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The government is expected to increase the budget for childbirth care insurance for the poor to Rp 1.6 trillion (US$176 million) next year from this year’s budget of Rp 1.2 trillion.
The Health Ministry’s director for nutrition education and mother and child health, Slamet Riyadi Yuwono, said the decision was made after considering the increasing number of visits by poor people to public and private hospitals, as well as to community health centers.
The ministry recorded a four-fold increase in the number of such visits since the introduction of the program, known as Jampersal, in April this year.
“Therefore, the government will allocate more money to the program next year. We will increase the fund from Rp 1.2 trillion to Rp 1.6 trillion,” he said.
Slamet did not disclose the number of visits.
The Health Ministry introduced Jampersal to provide full coverage for childbirth costs for poor women at third-class facilities at public and private hospitals and community health centers.
The insurance covers not only medical treatment for childbirth but also other services, such as pre-natal and post-natal treatment as well as family planning services.
Currently, the government provides Rp 420,000 for each insurance package, but will raise the coverage to between Rp 470,000 and Rp 600,000 next year.
“Given the fact that more poor women throughout the country have been going to health centers for childbirth, I believe that this has contributed to the decreasing maternal mortality rate in this country.
Around 50 percent of deaths of pregnant mothers are caused by bleeding and pre-eclampsia, a medical condition, or rising hypertension during pregnancy,” Slamet said.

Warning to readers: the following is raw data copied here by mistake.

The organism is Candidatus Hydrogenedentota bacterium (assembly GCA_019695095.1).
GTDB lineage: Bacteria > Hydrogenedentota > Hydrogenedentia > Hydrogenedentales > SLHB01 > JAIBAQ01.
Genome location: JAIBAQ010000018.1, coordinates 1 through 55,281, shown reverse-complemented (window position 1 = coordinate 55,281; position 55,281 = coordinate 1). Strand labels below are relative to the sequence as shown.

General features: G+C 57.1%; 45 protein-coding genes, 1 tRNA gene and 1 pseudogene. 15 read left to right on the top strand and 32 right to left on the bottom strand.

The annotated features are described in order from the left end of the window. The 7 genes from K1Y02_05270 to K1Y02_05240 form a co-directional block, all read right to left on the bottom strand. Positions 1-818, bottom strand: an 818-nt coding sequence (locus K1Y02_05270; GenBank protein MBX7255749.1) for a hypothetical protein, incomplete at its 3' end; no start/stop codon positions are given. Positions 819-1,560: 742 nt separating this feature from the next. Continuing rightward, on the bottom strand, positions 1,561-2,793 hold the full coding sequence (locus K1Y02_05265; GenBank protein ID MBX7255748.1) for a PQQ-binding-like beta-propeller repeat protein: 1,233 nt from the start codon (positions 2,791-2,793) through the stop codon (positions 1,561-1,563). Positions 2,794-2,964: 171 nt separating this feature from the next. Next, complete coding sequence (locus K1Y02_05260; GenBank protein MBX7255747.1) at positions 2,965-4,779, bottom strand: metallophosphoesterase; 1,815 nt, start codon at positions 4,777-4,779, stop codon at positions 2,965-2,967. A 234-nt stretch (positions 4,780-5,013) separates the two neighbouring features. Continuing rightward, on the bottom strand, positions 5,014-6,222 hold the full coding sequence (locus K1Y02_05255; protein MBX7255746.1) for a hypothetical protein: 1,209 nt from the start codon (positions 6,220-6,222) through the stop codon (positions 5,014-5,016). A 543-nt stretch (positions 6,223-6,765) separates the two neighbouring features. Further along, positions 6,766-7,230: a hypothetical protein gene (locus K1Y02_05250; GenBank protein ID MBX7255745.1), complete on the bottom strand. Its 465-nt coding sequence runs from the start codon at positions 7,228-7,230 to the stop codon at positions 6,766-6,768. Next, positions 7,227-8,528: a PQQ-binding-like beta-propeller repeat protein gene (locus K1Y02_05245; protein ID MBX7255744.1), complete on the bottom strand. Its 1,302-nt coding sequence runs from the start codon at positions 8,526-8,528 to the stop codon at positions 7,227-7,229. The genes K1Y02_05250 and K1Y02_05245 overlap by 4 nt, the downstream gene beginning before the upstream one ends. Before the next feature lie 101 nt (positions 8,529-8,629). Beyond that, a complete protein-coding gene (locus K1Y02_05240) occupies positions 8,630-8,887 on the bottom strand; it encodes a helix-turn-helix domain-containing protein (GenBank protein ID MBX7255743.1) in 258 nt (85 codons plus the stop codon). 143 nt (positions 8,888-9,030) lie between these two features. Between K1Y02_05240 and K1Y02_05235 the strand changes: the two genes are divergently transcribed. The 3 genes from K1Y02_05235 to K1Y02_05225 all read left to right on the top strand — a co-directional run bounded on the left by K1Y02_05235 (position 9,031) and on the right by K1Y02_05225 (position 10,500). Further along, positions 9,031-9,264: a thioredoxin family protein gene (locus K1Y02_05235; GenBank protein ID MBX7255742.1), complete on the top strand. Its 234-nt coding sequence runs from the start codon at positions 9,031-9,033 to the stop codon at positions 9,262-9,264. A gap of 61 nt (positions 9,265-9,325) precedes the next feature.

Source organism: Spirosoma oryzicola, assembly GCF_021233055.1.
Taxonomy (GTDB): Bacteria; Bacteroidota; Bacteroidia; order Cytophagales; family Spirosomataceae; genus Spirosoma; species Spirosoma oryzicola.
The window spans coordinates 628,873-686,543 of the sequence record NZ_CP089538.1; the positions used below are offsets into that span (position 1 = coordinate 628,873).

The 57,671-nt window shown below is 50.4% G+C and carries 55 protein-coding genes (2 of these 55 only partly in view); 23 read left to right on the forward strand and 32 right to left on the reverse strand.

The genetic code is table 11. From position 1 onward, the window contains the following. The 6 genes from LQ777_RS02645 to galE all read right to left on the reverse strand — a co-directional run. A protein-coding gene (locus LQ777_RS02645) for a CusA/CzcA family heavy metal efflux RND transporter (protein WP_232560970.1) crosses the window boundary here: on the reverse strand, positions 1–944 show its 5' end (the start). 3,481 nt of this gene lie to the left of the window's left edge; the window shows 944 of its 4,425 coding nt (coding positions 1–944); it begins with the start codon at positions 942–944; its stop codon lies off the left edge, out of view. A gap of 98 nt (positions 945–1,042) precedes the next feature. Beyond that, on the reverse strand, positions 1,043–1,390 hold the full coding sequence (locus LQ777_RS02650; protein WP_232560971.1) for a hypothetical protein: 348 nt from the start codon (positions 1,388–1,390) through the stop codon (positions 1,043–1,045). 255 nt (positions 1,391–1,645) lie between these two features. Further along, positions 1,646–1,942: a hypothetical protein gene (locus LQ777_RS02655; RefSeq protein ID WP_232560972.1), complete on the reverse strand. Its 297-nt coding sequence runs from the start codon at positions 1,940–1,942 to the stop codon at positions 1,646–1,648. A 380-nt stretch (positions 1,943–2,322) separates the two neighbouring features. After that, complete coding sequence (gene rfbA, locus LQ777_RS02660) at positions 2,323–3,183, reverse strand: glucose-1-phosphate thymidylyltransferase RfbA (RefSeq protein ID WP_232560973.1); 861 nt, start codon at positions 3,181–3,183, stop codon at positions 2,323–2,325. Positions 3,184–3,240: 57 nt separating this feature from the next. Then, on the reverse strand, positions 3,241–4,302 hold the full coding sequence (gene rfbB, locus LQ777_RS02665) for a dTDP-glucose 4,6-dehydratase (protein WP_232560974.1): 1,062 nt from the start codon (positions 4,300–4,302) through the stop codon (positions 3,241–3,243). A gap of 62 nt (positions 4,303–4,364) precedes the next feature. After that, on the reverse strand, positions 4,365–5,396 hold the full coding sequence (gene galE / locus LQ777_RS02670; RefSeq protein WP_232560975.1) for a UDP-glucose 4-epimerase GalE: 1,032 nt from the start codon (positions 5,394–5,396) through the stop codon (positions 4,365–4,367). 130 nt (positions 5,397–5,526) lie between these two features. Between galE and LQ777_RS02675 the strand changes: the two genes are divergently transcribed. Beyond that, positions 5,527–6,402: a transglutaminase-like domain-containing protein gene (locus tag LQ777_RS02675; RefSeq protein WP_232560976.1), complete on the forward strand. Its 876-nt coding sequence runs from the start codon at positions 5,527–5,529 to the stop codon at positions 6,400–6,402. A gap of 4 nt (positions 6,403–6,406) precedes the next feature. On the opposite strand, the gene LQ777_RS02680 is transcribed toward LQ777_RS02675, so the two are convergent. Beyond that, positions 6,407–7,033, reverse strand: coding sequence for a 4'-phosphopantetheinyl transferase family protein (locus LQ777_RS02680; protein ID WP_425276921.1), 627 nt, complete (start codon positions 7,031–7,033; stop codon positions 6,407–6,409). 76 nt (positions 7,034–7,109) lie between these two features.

Indonesia’s maternal mortality rate currently stands at 228 per 100,000 live births. With the introduction of Jampersal, the government is targeting to reduce that rate to 102 per 100,000 live births by 2015 as a way to meet the standards set by the Millennium Development Goals.
The ministry said it would also increase the number of midwives in villages.
“However, the childbirth insurance program alone will not help reduce the maternal mortality rate in this country. This is why the government will also provide at least one midwife for each village throughout the country to bring access to healthcare closer to the people,” Slamet said.
A recent survey by Women Research Institute (WRI) showed a lack of reproductive health services for impoverished pregnant women and a lack of access to such services contributed to the high maternal mortality rate in the country.
The study concluded that the maternal mortality rate could be reduced if pregnant mothers had easy access to reproductive health facilities.
“Therefore, the government must implement the ‘one village, one maternity house, one midwife’ policy, and must allocate a sufficient budget to pay for it,” said the institute’s executive director Sita Aripurnami.
Data from the Indonesian Midwives Association showed that around 46.34 percent of childbirth services in villages were provided by midwives, 42.75 percent by traditional midwives or dukun bayi, while the rest were provided by doctors or family members.
Sita added that increasing the availability of affordable healthcare for pregnant women could also reduce the infant mortality rate, which currently stood at 34 deaths per 1,000 live births.
WRI’s study also found that many residents were not yet aware of the childbirth insurance program and called on the government to launch an awareness campaign. (msa)


Publisher : The Jakarta Post
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